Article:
NEVADA COUNTY (CBS13) – In the past, we built homes using whatever materials were around, including mud and trees. In Nevada County, what’s old is becoming new again.

Pablo Loayza has been running the Natural Living School in Nevada County for the past four years. He says he wants to teach the world how to build using nature’s creation – one home at a time.

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“It was kind of a dream come true really,” said Bill Wrighy.

It was a labor of love Bill never imagined building – certainly not with natural, sustainable materials.

“The building itself is a piece of art,” Bill added.

Oak trees prop the art studio up. The walls are made of cobb, a mix of clay, sand and straw.

Bill and his family started building the studio by hand in 2013. It was the first natural building to get approved in Nevada County.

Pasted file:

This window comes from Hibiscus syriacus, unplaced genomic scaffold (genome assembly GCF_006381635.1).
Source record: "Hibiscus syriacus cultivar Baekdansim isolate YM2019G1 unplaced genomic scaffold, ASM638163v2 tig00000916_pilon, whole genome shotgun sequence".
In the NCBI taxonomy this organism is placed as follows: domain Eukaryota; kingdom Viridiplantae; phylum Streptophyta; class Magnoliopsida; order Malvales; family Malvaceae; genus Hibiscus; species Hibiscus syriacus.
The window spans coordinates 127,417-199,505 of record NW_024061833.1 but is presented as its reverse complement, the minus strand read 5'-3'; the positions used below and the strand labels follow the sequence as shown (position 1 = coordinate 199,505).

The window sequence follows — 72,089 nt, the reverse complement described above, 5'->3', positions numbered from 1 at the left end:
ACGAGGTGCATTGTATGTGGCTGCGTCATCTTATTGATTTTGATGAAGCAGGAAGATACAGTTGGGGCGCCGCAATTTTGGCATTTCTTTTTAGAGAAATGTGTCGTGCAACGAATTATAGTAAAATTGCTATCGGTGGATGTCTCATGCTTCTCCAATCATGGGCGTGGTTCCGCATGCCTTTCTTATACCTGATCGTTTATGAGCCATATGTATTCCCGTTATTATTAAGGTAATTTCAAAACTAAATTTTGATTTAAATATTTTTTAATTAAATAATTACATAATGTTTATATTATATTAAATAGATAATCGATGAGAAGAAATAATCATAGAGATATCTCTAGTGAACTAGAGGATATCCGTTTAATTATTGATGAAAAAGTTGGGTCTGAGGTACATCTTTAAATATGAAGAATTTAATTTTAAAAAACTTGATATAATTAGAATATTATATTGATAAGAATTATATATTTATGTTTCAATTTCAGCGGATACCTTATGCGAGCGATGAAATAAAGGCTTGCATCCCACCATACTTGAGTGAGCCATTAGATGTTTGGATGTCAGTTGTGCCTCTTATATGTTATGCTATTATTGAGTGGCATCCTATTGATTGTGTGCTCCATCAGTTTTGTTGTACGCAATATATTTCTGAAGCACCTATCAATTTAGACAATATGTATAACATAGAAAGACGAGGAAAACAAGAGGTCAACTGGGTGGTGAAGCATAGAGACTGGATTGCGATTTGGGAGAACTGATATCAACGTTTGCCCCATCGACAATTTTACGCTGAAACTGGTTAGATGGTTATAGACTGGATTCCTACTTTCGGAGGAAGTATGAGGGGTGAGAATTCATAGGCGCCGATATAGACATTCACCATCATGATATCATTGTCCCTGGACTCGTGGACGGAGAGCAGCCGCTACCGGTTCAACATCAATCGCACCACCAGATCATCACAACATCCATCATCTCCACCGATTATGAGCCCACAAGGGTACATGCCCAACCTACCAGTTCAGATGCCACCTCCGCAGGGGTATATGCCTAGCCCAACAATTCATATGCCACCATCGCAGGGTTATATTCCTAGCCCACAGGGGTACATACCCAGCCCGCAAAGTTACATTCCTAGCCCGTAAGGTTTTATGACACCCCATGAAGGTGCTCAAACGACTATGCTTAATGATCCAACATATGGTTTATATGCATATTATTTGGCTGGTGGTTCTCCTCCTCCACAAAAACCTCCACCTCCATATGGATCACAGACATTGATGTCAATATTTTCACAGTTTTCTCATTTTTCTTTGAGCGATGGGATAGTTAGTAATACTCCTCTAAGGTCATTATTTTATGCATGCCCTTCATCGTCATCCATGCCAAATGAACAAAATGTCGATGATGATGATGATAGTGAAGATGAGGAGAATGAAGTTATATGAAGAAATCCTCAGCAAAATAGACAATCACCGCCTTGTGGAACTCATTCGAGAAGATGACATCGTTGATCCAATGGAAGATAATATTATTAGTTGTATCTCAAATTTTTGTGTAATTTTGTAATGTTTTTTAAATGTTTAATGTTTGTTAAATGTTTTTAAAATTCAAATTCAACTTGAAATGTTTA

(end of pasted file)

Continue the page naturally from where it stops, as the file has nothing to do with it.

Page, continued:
“You’re not trying to get this 90-degree exact linear thing, it can be a little curbed and that gives it appeal,” said Bill.

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The piece of art only came to fruition after Loayza stepped in.

“The first year we got the foundation the framing and roof up,” said Loayza.

Pablo has helped dozens of homeowners build using sustainable materials. He also runs his four-year program in Nevada County, teaching students to build naturally.

So far, about 50 people have graduated from Loayza’s program and have become licensed contractors. Students practice their building skills from May through October. They’ve taken on about ten projects around the county, ranging from small sheds to spacious homes.

“80-percent of our material is from the land or the area,” said Pablo.

The art studio is just months away from being complete. Conventional living slowly on its way out for the Wright’s, who have a new obsession with mother nature.

“You’ve gotta be in a space like this to really appreciate its really different and it is healing,” said Bill.

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Loayza says he hopes his graduates will become ambassadors for the school and teach others how to live sustainably through natural building. Although he and his team build with natural materials, they still follow the county’s building code and make sure each structure is prepared for an earthquake.